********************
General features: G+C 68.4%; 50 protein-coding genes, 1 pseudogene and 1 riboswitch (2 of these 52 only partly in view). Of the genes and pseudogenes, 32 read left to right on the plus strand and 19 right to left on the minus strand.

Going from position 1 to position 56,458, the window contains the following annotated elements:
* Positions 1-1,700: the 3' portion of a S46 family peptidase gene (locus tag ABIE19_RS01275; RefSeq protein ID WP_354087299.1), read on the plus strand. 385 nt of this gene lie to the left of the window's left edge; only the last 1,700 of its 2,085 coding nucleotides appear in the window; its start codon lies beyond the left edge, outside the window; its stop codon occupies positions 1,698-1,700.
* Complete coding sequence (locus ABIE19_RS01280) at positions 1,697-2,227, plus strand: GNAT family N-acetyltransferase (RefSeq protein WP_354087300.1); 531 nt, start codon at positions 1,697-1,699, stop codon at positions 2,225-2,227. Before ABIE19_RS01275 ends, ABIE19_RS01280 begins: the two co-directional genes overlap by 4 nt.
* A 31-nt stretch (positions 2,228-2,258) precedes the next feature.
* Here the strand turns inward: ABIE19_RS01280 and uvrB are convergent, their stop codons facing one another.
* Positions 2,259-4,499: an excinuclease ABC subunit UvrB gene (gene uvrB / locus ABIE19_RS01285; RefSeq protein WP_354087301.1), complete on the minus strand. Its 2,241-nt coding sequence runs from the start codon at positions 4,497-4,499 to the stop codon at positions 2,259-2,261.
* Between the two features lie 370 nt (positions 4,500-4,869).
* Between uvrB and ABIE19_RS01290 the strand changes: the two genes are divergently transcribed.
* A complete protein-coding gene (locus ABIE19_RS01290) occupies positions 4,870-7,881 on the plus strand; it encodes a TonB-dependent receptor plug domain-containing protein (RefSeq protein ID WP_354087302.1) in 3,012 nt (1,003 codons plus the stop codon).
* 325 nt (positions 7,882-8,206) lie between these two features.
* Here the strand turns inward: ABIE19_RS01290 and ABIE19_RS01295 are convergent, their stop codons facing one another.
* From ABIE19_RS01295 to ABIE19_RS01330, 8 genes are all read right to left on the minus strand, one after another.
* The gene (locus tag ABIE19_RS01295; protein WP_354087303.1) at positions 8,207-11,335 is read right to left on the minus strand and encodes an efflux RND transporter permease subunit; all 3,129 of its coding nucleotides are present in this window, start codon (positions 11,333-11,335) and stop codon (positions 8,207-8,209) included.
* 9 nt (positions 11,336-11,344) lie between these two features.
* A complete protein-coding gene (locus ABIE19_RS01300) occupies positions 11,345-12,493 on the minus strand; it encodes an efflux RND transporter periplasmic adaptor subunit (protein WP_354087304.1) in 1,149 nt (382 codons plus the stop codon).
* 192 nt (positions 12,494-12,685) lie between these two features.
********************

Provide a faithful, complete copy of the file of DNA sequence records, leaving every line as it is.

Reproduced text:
General features: G+C 68.4%; 50 protein-coding genes, 1 pseudogene and 1 riboswitch (2 of these 52 only partly in view). Of the genes and pseudogenes, 32 read left to right on the plus strand and 19 right to left on the minus strand.

Going from position 1 to position 56,458, the window contains the following annotated elements:
* Positions 1-1,700: the 3' portion of a S46 family peptidase gene (locus tag ABIE19_RS01275; RefSeq protein ID WP_354087299.1), read on the plus strand. 385 nt of this gene lie to the left of the window's left edge; only the last 1,700 of its 2,085 coding nucleotides appear in the window; its start codon lies beyond the left edge, outside the window; its stop codon occupies positions 1,698-1,700.
* Complete coding sequence (locus ABIE19_RS01280) at positions 1,697-2,227, plus strand: GNAT family N-acetyltransferase (RefSeq protein WP_354087300.1); 531 nt, start codon at positions 1,697-1,699, stop codon at positions 2,225-2,227. Before ABIE19_RS01275 ends, ABIE19_RS01280 begins: the two co-directional genes overlap by 4 nt.
* A 31-nt stretch (positions 2,228-2,258) precedes the next feature.
* Here the strand turns inward: ABIE19_RS01280 and uvrB are convergent, their stop codons facing one another.
* Positions 2,259-4,499: an excinuclease ABC subunit UvrB gene (gene uvrB / locus ABIE19_RS01285; RefSeq protein WP_354087301.1), complete on the minus strand. Its 2,241-nt coding sequence runs from the start codon at positions 4,497-4,499 to the stop codon at positions 2,259-2,261.
* Between the two features lie 370 nt (positions 4,500-4,869).
* Between uvrB and ABIE19_RS01290 the strand changes: the two genes are divergently transcribed.
* A complete protein-coding gene (locus ABIE19_RS01290) occupies positions 4,870-7,881 on the plus strand; it encodes a TonB-dependent receptor plug domain-containing protein (RefSeq protein ID WP_354087302.1) in 3,012 nt (1,003 codons plus the stop codon).
* 325 nt (positions 7,882-8,206) lie between these two features.
* Here the strand turns inward: ABIE19_RS01290 and ABIE19_RS01295 are convergent, their stop codons facing one another.
* From ABIE19_RS01295 to ABIE19_RS01330, 8 genes are all read right to left on the minus strand, one after another.
* The gene (locus tag ABIE19_RS01295; protein WP_354087303.1) at positions 8,207-11,335 is read right to left on the minus strand and encodes an efflux RND transporter permease subunit; all 3,129 of its coding nucleotides are present in this window, start codon (positions 11,333-11,335) and stop codon (positions 8,207-8,209) included.
* 9 nt (positions 11,336-11,344) lie between these two features.
* A complete protein-coding gene (locus ABIE19_RS01300) occupies positions 11,345-12,493 on the minus strand; it encodes an efflux RND transporter periplasmic adaptor subunit (protein WP_354087304.1) in 1,149 nt (382 codons plus the stop codon).
* 192 nt (positions 12,494-12,685) lie between these two features.